Greetings from the Dean

MG new cropped2Welcome to Alumni Corner! You’ve reached a space designed especially for Faculty of Science alumni like you.

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The tragedy of war commemorated in stained glass

stained glass front page fpOne hundred years ago, a McGill professor and physician wrote the poem that helped define World War One. The poem was In Flanders Fields, and its author, Dr. John McCrae, taught at McGill, and practiced at the Montreal General Hospital and Royal Victoria Hospital.

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Alumnus strikes gold!

Palmer npThere’s gold in them thar hills – and McGill alumnus David Palmer recently found a mother lode.

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Interview: Dr. Donald Taylor

TG Taylor crop 2 Donald M. Taylor is Professor of Psychology with the Faculty of Science. His research interests include laboratory and field research in the area of intergroup relations.

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Try this at home: Make your own “bubbling cauldron”

kid's corner cauldronFor young (and young-at-heart) scientists, here is a simple science experiment developed by McGill science students as part of the WOW Lab project.

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Then and now – the Otto Maass Chemistry Building

OM bldgStudents and visitors to McGill’s downtown campus in the early 1960s will remember a massive building site at the corner of Sherbrooke and University Avenue – the new Otto Maass Chemisty Building was under construction.

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Did you know…?

Here are a few trivia questions to test your wits. The answers can be found in this newsletter. Take a moment to respond, and then check the answers page to see how you did.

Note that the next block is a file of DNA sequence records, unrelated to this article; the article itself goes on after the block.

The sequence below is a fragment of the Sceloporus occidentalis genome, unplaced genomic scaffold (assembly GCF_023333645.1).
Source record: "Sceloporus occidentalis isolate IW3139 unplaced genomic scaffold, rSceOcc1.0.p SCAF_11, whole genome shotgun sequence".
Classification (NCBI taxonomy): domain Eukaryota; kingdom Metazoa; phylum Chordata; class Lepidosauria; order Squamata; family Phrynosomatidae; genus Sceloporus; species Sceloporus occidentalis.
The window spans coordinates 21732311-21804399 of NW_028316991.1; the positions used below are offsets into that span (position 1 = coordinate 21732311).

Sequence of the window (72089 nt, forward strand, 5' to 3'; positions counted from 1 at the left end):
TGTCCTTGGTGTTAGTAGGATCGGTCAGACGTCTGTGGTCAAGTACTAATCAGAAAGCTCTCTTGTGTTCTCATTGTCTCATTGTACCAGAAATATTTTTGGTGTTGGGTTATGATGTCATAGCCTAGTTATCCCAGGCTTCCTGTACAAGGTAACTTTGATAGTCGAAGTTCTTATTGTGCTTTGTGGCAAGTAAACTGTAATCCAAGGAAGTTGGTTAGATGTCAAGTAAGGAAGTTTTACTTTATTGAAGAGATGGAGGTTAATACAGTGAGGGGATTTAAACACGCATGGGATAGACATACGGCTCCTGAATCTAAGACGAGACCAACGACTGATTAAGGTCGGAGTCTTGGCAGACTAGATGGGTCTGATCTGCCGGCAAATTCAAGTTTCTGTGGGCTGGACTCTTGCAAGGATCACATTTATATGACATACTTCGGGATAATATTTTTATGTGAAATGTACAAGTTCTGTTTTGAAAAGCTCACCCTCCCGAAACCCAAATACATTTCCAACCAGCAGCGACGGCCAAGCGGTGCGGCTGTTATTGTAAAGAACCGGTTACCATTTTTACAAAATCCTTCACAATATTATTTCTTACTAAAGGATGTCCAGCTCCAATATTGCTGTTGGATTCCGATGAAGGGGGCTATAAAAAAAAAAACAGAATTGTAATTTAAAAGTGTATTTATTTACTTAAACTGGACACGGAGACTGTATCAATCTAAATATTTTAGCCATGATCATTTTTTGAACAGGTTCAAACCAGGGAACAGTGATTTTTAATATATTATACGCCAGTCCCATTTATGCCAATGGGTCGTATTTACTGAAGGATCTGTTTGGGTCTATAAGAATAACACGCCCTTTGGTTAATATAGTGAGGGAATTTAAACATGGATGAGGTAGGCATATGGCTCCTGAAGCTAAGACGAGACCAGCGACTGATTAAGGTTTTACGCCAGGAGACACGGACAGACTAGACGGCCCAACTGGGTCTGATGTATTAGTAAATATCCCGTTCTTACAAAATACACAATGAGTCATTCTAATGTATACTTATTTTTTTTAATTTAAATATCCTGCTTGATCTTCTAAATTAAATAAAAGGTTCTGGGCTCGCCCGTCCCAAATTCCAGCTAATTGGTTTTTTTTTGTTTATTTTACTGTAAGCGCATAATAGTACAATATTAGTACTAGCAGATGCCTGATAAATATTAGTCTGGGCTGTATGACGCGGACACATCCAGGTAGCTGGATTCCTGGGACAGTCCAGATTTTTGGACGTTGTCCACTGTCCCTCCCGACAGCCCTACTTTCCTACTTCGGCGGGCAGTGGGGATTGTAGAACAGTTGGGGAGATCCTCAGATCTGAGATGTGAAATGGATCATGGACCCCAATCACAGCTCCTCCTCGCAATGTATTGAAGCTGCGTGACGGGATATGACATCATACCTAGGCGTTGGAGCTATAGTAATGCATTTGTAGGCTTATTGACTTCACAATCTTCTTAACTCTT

Marty the martelet
1) What is the name of the McGill Bird Mascot shown here?

2) Where does the “nano” in nanoscience come from?

3) The atmosphere is vitally important to climate. What is the other major factor?

4) Males process pain differently than females – true or false?

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Biochemistry degree + open mind = totally unexpected, cool career

lauren rathmell 4She didn’t study biochemistry to become a farmer or an entrepreneur – but that’s how it turned out. After graduating from McGill in 2010 with a degree in biochemistry, Lauren Rathmell helped found Lufa Farms, a hugely innovative venture that grows food year-round in urban rooftop greenhouses. Today, she serves as Lufa Farms’ greenhouse director, overseeing operations, managing cultivation, crop planting, research and development.

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Green chemistry promises better, safer, more affordable products

fBetter living through (green) chemistry! It’s a slogan whose time may have come. Although chemistry has provided countless benefits over the years, its public image has suffered in recent decades because of perceived links to environmental problems. Now, with the advent of green chemistry, the tide is turning.

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Studying the structures of living things

iStock_000024159220 smallOne of the University’s oldest departments, with almost 15 percent of the Faculty of Science’s undergraduate enrolment, McGill’s Department of Anatomy and Cell Biology (ACB) is constantly evolving to keep pace with the relentless advance of biology and medicine.

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Lasting tributes to two sisters

Sue and Celia (1)Memorial gifts to McGill are a special and lasting way to commemorate loved ones and celebrate their connections to the University. In the case of the Hendler family, two awards have been created at McGill to honor the memory of alumna Celia Hendler, BA’80 and her sister Sue.

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My experience as a student researcher

chloe nevitt 2“I’ve always thrived in an environment where I’m left to my own devices. In these situations, I learn from making mistakes, talking to experts and searching for information. ..”

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Tools to investigate the tiny – nanoscience comes of age

IMG_0049sEvery science needs the right tools to move it forward. For astronomy, the crucial tool was the telescope, for biology, the microscope. Now, nanoscience — the science of the very, very small – is coming of age, thanks in part to tools developed at the McGill Nanotools Microfabrication Lab (MNM).

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